Music Feedback
New This WeekAround TownMusicFilmArtTheaterNews & FeaturesFood & DrinkAstrology

Out of Africa
South African wine comes into its own

While some may think South Africa dangerous, its fine wines are safer bets than ever. The countryís exports to the United States essentially began a decade ago, when the trade embargo ended with the fall of apartheid. Given the power of the US wine market to drive sales and, in turn, make capital investment in wine attractive, the fine-wine industry has really operated in South Africa for only about 10 years.

Thatís not to say South Africa is new to wine, which has actually been made there since 1659. During the 18th and early 19th centuries, as a British colony, South Africa supplied plenty of wine to England. But South Africaís wine industry suffered when England and France opened up trade in 1861, and then was pretty much decimated by the plant-lice phylloxera and the Boer War. After World War I, the KWV wine cooperative formed. It operated pretty much as a monopoly, producing mediocre wines of little merit, and the countryís exports were nothing to write home about.

Indeed, for a time, things were so bad that millions of vines were uprooted in favor of alfalfa, which was used to feed the ostriches ó ostrich feathers being highly fashionable during the roaring í20s. When the ostrich fad faded, KWV was left controlling production, import, and pretty much everything else. Then the US trade embargo closed South Africaís major market for wine, leaving England and Holland as the only two significant customers to which South Africa could export. Since the embargoís end, however, KWVís grip has eased on the South African wine industry: there are now 71 cooperatives, 95-plus estate wineries (called wine farms) where grapes are grown and wine is made, and another 125-plus cellars (which produce wine from sourced grapes).

White wine (much of it steen, a clonal variety of chenin blanc) accounts for 80 percent of South African wine. Most of it has been mediocre. But now, with the markets reopened, fine South African wine is improving and may well reach its zenith in the next few years. Problems may lie ahead, however: investment has slowed, and many winemakers are fleeing for other, safer countries. Unless socioeconomic conditions change, South Africa may lose its best and brightest winemakers, and, without sufficient capital, the fine-wine industry could falter.

Absent the current climate of violence, South African conditions for winemaking ó in terms of terroir and weather ó are ideal. Itís the only wine region influenced by two oceans, the Indian and the Atlantic. Most of its premier areas lie to the west, surrounding Cape Town and the Cape of Good Hope. Its major wine regions have temperate maritime climates, including fog, sufficient but moderate rainfall (so almost no irrigation is needed), and diverse soils that yield ripe grapes. Indeed, unlike Europe, South Africa rarely has an off vintage (though the 1999 heat wave didnít help).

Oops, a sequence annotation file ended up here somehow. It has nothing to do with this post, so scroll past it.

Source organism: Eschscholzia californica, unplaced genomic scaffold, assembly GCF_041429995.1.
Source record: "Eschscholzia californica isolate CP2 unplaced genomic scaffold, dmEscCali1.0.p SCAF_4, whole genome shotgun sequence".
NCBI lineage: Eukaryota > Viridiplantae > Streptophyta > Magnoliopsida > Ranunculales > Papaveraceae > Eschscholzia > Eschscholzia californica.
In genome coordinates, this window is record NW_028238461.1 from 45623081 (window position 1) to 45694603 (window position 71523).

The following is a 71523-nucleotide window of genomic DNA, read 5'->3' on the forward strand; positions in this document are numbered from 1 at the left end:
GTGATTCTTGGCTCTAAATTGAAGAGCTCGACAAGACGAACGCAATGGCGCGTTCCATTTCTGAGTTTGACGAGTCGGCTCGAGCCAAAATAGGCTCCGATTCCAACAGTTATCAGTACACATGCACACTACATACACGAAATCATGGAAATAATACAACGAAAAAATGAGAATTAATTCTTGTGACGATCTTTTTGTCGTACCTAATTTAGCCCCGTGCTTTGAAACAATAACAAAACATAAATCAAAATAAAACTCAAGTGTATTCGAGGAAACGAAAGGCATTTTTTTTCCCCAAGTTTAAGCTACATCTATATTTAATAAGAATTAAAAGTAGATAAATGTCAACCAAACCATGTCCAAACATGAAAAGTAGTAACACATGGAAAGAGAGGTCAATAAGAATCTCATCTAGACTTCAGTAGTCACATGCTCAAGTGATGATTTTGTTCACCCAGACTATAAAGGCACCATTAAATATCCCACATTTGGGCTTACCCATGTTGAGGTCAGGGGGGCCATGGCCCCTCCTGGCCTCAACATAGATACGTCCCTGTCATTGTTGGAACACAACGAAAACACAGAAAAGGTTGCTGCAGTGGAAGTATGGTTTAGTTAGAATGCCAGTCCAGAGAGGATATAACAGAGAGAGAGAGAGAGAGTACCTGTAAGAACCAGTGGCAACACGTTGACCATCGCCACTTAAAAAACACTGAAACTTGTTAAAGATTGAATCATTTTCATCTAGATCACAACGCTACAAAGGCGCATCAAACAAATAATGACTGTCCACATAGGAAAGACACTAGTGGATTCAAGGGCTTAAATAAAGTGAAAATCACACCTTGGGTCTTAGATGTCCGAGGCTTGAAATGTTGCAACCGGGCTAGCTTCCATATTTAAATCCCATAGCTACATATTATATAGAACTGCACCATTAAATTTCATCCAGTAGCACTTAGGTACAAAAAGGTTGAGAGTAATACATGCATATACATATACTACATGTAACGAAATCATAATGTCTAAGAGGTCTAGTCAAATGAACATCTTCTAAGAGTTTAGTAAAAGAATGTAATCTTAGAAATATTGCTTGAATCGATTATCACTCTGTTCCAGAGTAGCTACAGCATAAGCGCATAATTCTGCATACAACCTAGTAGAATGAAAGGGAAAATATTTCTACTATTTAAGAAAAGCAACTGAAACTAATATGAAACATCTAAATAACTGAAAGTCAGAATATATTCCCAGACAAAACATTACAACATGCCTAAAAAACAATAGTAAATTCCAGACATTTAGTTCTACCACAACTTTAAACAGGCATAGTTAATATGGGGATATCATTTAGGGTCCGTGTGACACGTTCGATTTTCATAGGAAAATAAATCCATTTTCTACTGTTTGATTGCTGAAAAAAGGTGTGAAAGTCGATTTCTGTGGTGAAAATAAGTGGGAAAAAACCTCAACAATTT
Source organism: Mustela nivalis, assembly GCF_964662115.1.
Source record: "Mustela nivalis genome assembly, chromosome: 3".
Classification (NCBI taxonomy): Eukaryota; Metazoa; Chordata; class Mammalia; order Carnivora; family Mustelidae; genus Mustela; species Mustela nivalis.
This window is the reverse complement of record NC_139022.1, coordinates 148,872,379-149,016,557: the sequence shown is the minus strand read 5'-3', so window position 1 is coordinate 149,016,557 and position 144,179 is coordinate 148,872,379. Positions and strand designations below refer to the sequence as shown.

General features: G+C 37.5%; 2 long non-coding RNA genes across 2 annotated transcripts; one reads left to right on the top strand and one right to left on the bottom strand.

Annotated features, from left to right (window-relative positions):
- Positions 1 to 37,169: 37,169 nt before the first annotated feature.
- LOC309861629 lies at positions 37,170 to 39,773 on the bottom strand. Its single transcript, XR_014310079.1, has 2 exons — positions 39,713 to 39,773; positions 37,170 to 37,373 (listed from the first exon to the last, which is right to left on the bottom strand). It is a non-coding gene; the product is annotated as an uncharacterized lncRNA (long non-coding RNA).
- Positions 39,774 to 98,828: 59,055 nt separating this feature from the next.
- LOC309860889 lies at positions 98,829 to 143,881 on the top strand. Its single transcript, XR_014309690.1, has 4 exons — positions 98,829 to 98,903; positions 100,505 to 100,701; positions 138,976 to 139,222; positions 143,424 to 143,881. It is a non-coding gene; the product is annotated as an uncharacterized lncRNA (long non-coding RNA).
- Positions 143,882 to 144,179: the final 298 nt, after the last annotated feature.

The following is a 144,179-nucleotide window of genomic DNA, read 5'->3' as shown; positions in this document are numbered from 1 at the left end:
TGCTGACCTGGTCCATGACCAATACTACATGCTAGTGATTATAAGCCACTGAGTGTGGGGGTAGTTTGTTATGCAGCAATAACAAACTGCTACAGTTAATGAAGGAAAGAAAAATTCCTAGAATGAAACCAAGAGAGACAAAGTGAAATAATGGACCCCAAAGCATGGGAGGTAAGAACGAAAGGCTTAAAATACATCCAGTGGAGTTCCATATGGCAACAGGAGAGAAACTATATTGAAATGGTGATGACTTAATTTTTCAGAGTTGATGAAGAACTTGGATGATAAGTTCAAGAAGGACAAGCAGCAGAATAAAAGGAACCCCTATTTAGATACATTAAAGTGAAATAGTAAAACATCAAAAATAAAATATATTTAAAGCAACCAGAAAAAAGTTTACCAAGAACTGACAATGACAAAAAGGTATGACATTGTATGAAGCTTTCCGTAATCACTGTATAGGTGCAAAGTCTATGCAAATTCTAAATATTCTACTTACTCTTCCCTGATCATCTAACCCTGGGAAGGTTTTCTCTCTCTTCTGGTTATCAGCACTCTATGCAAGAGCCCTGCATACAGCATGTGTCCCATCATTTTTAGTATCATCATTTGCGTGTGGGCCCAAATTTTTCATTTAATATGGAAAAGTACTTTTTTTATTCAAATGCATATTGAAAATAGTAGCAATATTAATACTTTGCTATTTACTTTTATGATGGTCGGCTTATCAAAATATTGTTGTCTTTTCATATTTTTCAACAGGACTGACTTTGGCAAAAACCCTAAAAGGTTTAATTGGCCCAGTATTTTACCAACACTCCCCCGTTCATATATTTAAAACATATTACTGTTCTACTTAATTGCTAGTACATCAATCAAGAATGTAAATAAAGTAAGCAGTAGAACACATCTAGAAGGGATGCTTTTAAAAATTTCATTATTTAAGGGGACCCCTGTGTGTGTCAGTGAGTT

At their best, many South African wines, especially the reds, are big wins in the $10-to-$30 range. (The reds have a smoky quality because of the high mineral content, especially iron, in the soil.) Cabernets, merlots, and shirazes dominate; the countryís even been trying its hand at pinot noir. Thereís also a unique South African red called pinotage, which, after years of ranging from blah to undrinkable, has now become exciting. Pinotage was first developed in a laboratory in South Africa in 1925, when yields of pinot noir were considered too low, by crossing pinot noir with the high-yielding Rhône varietal cinsaut (actually the South African version, Cape cinsaut). The result was a fruity, higher-yielding wine with lots of smoky taste. Most good wine stores carry at least one pinotage, but be sure to discuss it with your merchant before purchasing.

Over the past decade, South Africa has had oak issues ó they often use too much, and it totally dominates the fruit. With younger, better winemakers, this problem has receded. South African sauvignon blancs now rival New Zealandís; my favorites are Mulderbosch, Neil Ellis, and Paul Cluver from the Elgin region. Recently, Iíve even tasted some steens that I wouldnít kick off my table. I also very much like Russell-Hamilton chardonnay, and Villiera, in Paarl, makes an excellent sparkling wine called Tradition.

South African wines give us many good reasons to be hopeful ó so drink some while the drinking is good.

2001 Paul Cluver Sauvignon Blanc Elgin. Grapefruity and zesty, quite lively, with plenty of acidity and zing. Exciting on the palate, full of fruit, with a faint bouquet of new-mown hay. Would go great with oysters (even fried) or other raw shellfish.

1999 Delheim Merlot Stellenbosch. Even in a hot year, you get a wine that is potent yet restrained, with ample black fruit, including blackberry and cassis: it says lamb or steak.

2000 Spice Route Pinotage. Called a cult wine, this is truly impressive: brimming with fruity flavors that stand up incredibly well to Creole and Cajun spices. I paired it with duck, and it also works wonders for Chilean sea bass. Very forward, quality American oak, chewy but not too dense ó the best pinotage Iíve tasted.

1998 Rust en Vrede Stellenbosch. This is a blend of 54 percent cabernet sauvignon, 29 percent shiraz, and the rest merlot. Sexy mid-palate, where the shiraz really rounds out the flavor; itís still got loads of sharp oak, but the blend works harmoniously. The kind of wine that demands exotic meats, like elk, venison, or ostrich.

David Marglin can be reached at wine[a]

Issue Date: February 28-March 7, 2002
Click here for the Uncorked archives
Back to the Food & Drink table of contents.

home | feedback | about the phoenix | find the phoenix | advertising info | privacy policy | the masthead | work for us

 © 2002 Phoenix Media Communications Group